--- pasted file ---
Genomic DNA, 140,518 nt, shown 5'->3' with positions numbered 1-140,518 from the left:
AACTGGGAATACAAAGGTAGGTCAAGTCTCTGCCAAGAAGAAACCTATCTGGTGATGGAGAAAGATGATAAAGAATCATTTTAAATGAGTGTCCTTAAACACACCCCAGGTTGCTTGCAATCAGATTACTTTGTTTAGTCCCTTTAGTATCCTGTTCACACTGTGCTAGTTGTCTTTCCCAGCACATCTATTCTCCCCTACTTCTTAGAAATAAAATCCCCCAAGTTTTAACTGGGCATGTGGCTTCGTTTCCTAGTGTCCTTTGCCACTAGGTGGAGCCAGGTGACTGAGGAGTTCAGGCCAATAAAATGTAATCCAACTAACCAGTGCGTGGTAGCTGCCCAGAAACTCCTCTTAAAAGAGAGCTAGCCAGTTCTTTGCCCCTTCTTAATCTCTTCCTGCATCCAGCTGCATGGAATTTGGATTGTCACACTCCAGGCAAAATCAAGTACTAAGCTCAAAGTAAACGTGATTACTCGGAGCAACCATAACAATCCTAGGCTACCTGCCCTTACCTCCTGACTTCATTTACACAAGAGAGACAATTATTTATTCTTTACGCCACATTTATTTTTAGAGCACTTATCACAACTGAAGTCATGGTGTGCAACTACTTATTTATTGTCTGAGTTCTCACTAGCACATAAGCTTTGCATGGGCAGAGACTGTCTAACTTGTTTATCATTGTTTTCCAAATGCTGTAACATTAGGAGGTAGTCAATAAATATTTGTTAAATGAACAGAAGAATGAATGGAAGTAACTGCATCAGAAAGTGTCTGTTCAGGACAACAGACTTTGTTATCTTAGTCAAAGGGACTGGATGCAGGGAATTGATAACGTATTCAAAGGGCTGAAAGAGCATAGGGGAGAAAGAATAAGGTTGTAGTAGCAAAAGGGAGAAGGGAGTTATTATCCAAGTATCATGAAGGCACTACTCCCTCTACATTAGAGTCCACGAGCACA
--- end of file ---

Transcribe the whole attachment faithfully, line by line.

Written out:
Genomic DNA, 140,518 nt, shown 5'->3' with positions numbered 1-140,518 from the left:
AACTGGGAATACAAAGGTAGGTCAAGTCTCTGCCAAGAAGAAACCTATCTGGTGATGGAGAAAGATGATAAAGAATCATTTTAAATGAGTGTCCTTAAACACACCCCAGGTTGCTTGCAATCAGATTACTTTGTTTAGTCCCTTTAGTATCCTGTTCACACTGTGCTAGTTGTCTTTCCCAGCACATCTATTCTCCCCTACTTCTTAGAAATAAAATCCCCCAAGTTTTAACTGGGCATGTGGCTTCGTTTCCTAGTGTCCTTTGCCACTAGGTGGAGCCAGGTGACTGAGGAGTTCAGGCCAATAAAATGTAATCCAACTAACCAGTGCGTGGTAGCTGCCCAGAAACTCCTCTTAAAAGAGAGCTAGCCAGTTCTTTGCCCCTTCTTAATCTCTTCCTGCATCCAGCTGCATGGAATTTGGATTGTCACACTCCAGGCAAAATCAAGTACTAAGCTCAAAGTAAACGTGATTACTCGGAGCAACCATAACAATCCTAGGCTACCTGCCCTTACCTCCTGACTTCATTTACACAAGAGAGACAATTATTTATTCTTTACGCCACATTTATTTTTAGAGCACTTATCACAACTGAAGTCATGGTGTGCAACTACTTATTTATTGTCTGAGTTCTCACTAGCACATAAGCTTTGCATGGGCAGAGACTGTCTAACTTGTTTATCATTGTTTTCCAAATGCTGTAACATTAGGAGGTAGTCAATAAATATTTGTTAAATGAACAGAAGAATGAATGGAAGTAACTGCATCAGAAAGTGTCTGTTCAGGACAACAGACTTTGTTATCTTAGTCAAAGGGACTGGATGCAGGGAATTGATAACGTATTCAAAGGGCTGAAAGAGCATAGGGGAGAAAGAATAAGGTTGTAGTAGCAAAAGGGAGAAGGGAGTTATTATCCAAGTATCATGAAGGCACTACTCCCTCTACATTAGAGTCCACGAGCACA